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Farm Animals and the Law


When we hear about Animal Law Clinics and Projects, or maybe even the work of Temple Grandin, most of us do not think about farm animals and the law:

Cow Whipping: How violent can a farmer get with his livestock?,” by Brian Palmer, Slate, Wednesday, May 26, 2010

Excerpt: “An animal rights group has released a video showing workers at an Ohio dairy farm punching cows, stabbing them with a pitchfork, and beating them with a crowbar. How violent is a rancher or dairy farmer allowed to get with his livestock?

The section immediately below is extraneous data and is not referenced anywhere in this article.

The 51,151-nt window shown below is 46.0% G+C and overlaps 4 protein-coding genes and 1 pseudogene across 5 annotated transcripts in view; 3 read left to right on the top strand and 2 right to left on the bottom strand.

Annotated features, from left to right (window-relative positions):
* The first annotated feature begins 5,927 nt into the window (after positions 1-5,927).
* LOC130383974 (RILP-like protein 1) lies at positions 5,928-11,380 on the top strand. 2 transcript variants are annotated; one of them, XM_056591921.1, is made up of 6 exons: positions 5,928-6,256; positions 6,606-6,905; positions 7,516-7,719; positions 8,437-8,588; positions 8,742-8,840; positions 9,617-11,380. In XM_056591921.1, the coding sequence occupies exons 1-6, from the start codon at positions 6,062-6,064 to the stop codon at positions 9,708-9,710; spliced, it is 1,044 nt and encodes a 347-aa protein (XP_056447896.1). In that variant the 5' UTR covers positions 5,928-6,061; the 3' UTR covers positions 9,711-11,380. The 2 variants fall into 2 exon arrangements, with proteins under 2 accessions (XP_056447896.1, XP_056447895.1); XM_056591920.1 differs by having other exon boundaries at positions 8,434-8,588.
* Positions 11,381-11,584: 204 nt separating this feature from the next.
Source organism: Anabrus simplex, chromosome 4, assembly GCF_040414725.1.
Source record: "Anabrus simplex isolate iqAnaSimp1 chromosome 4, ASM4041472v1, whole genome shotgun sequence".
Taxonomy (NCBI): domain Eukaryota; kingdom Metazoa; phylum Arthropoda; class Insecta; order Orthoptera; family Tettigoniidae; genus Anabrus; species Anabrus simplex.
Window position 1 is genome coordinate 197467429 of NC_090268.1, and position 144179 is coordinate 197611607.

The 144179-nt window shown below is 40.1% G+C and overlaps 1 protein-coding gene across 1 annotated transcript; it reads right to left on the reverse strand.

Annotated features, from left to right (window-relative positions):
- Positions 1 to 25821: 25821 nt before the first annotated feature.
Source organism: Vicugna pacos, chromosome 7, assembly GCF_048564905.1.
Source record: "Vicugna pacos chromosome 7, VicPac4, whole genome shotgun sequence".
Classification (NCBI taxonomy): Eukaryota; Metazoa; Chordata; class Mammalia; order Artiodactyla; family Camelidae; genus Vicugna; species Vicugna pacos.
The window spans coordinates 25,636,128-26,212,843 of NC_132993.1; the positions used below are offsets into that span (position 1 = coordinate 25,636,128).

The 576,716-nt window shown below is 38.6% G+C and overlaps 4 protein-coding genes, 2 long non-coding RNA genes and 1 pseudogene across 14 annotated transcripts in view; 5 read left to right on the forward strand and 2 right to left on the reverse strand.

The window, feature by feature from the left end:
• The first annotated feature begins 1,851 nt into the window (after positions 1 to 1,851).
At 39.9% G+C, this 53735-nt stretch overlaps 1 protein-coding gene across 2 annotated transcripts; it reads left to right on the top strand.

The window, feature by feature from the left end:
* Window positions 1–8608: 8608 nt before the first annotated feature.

In some states, as violent as he likes. Farmers, for the most part, are merely expected to abide by industry standards—that is, to treat their livestock as other farmers do….

Federal law has very little to say about the treatment of livestock. The Animal Welfare Act applies mainly to research animals. The Humane Methods of Slaughter Act requires farmers to knock out livestock with a single blow, shot, or electrical charge before being butchering them, but the law only governs slaughterhouses, not farms. (It also doesn’t apply to poultry, which represents more than 95 percent of slaughtered animals. You’re free to kill your chicken any way you like under federal law.) The 28 Hour Law of 1873 requires that farm animals get five hours of R & R for every 28 hours of train transport, but few cattle ride the rails these days….”
(Read full Slate article.)

(Thank you to Rob at Law in the News for the lead.)

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